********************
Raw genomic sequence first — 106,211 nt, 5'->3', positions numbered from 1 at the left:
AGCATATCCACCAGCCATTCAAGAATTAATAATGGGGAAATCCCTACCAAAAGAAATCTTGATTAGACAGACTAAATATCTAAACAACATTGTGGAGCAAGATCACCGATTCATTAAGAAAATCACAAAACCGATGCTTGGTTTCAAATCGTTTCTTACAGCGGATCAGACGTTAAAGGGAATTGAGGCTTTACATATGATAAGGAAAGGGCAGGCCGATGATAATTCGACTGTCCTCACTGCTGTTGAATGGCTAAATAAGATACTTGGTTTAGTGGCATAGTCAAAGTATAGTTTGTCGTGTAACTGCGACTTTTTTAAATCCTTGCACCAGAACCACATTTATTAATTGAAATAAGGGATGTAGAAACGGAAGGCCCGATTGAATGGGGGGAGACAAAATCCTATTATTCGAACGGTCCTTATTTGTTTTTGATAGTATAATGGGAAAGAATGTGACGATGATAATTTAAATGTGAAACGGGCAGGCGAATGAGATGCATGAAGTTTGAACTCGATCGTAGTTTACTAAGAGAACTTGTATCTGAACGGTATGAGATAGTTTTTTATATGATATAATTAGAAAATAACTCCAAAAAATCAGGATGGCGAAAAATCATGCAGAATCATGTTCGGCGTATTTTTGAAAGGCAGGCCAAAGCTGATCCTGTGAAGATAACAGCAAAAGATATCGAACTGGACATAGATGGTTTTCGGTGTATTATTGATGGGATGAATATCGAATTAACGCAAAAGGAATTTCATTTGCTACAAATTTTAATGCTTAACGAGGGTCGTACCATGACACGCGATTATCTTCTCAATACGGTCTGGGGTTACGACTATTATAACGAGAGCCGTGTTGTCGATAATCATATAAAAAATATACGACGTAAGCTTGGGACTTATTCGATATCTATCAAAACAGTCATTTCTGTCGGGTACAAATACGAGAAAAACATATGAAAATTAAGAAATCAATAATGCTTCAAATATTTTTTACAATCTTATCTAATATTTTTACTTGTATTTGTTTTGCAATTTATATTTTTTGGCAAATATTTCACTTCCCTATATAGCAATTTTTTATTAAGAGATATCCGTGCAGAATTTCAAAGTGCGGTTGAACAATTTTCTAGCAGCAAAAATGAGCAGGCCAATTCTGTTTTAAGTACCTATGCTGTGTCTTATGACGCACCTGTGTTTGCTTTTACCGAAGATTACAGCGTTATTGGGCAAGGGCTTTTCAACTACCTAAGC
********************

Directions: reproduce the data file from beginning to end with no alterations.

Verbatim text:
Raw genomic sequence first — 106,211 nt, 5'->3', positions numbered from 1 at the left:
AGCATATCCACCAGCCATTCAAGAATTAATAATGGGGAAATCCCTACCAAAAGAAATCTTGATTAGACAGACTAAATATCTAAACAACATTGTGGAGCAAGATCACCGATTCATTAAGAAAATCACAAAACCGATGCTTGGTTTCAAATCGTTTCTTACAGCGGATCAGACGTTAAAGGGAATTGAGGCTTTACATATGATAAGGAAAGGGCAGGCCGATGATAATTCGACTGTCCTCACTGCTGTTGAATGGCTAAATAAGATACTTGGTTTAGTGGCATAGTCAAAGTATAGTTTGTCGTGTAACTGCGACTTTTTTAAATCCTTGCACCAGAACCACATTTATTAATTGAAATAAGGGATGTAGAAACGGAAGGCCCGATTGAATGGGGGGAGACAAAATCCTATTATTCGAACGGTCCTTATTTGTTTTTGATAGTATAATGGGAAAGAATGTGACGATGATAATTTAAATGTGAAACGGGCAGGCGAATGAGATGCATGAAGTTTGAACTCGATCGTAGTTTACTAAGAGAACTTGTATCTGAACGGTATGAGATAGTTTTTTATATGATATAATTAGAAAATAACTCCAAAAAATCAGGATGGCGAAAAATCATGCAGAATCATGTTCGGCGTATTTTTGAAAGGCAGGCCAAAGCTGATCCTGTGAAGATAACAGCAAAAGATATCGAACTGGACATAGATGGTTTTCGGTGTATTATTGATGGGATGAATATCGAATTAACGCAAAAGGAATTTCATTTGCTACAAATTTTAATGCTTAACGAGGGTCGTACCATGACACGCGATTATCTTCTCAATACGGTCTGGGGTTACGACTATTATAACGAGAGCCGTGTTGTCGATAATCATATAAAAAATATACGACGTAAGCTTGGGACTTATTCGATATCTATCAAAACAGTCATTTCTGTCGGGTACAAATACGAGAAAAACATATGAAAATTAAGAAATCAATAATGCTTCAAATATTTTTTACAATCTTATCTAATATTTTTACTTGTATTTGTTTTGCAATTTATATTTTTTGGCAAATATTTCACTTCCCTATATAGCAATTTTTTATTAAGAGATATCCGTGCAGAATTTCAAAGTGCGGTTGAACAATTTTCTAGCAGCAAAAATGAGCAGGCCAATTCTGTTTTAAGTACCTATGCTGTGTCTTATGACGCACCTGTGTTTGCTTTTACCGAAGATTACAGCGTTATTGGGCAAGGGCTTTTCAACTACCTAAGC